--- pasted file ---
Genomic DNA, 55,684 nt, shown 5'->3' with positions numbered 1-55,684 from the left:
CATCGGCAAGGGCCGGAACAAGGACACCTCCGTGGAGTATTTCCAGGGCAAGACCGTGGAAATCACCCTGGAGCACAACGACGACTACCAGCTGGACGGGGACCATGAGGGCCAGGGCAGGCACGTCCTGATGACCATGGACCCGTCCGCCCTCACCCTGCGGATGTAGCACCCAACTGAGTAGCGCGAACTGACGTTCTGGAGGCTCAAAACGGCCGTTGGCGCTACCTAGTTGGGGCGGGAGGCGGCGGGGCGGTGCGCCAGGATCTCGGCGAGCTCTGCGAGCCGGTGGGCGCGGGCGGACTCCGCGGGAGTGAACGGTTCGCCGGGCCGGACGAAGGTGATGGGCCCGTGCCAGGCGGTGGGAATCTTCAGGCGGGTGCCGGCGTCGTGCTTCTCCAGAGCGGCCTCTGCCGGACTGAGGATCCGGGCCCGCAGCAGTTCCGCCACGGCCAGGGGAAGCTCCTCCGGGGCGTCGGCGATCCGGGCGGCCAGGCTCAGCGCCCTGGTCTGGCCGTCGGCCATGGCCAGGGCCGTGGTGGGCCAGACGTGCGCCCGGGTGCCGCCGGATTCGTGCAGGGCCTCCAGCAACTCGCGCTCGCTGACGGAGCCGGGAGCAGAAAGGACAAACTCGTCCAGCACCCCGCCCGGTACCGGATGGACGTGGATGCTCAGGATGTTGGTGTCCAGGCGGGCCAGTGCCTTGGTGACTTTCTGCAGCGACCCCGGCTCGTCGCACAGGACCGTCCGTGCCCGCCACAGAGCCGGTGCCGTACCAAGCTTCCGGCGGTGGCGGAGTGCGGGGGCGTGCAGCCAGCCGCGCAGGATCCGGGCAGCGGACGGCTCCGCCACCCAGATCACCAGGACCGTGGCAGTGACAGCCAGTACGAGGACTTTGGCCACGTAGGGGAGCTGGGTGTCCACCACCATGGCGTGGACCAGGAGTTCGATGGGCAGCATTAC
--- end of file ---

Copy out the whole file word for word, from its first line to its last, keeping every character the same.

Genomic DNA, 55,684 nt, shown 5'->3' with positions numbered 1-55,684 from the left:
CATCGGCAAGGGCCGGAACAAGGACACCTCCGTGGAGTATTTCCAGGGCAAGACCGTGGAAATCACCCTGGAGCACAACGACGACTACCAGCTGGACGGGGACCATGAGGGCCAGGGCAGGCACGTCCTGATGACCATGGACCCGTCCGCCCTCACCCTGCGGATGTAGCACCCAACTGAGTAGCGCGAACTGACGTTCTGGAGGCTCAAAACGGCCGTTGGCGCTACCTAGTTGGGGCGGGAGGCGGCGGGGCGGTGCGCCAGGATCTCGGCGAGCTCTGCGAGCCGGTGGGCGCGGGCGGACTCCGCGGGAGTGAACGGTTCGCCGGGCCGGACGAAGGTGATGGGCCCGTGCCAGGCGGTGGGAATCTTCAGGCGGGTGCCGGCGTCGTGCTTCTCCAGAGCGGCCTCTGCCGGACTGAGGATCCGGGCCCGCAGCAGTTCCGCCACGGCCAGGGGAAGCTCCTCCGGGGCGTCGGCGATCCGGGCGGCCAGGCTCAGCGCCCTGGTCTGGCCGTCGGCCATGGCCAGGGCCGTGGTGGGCCAGACGTGCGCCCGGGTGCCGCCGGATTCGTGCAGGGCCTCCAGCAACTCGCGCTCGCTGACGGAGCCGGGAGCAGAAAGGACAAACTCGTCCAGCACCCCGCCCGGTACCGGATGGACGTGGATGCTCAGGATGTTGGTGTCCAGGCGGGCCAGTGCCTTGGTGACTTTCTGCAGCGACCCCGGCTCGTCGCACAGGACCGTCCGTGCCCGCCACAGAGCCGGTGCCGTACCAAGCTTCCGGCGGTGGCGGAGTGCGGGGGCGTGCAGCCAGCCGCGCAGGATCCGGGCAGCGGACGGCTCCGCCACCCAGATCACCAGGACCGTGGCAGTGACAGCCAGTACGAGGACTTTGGCCACGTAGGGGAGCTGGGTGTCCACCACCATGGCGTGGACCAGGAGTTCGATGGGCAGCATTAC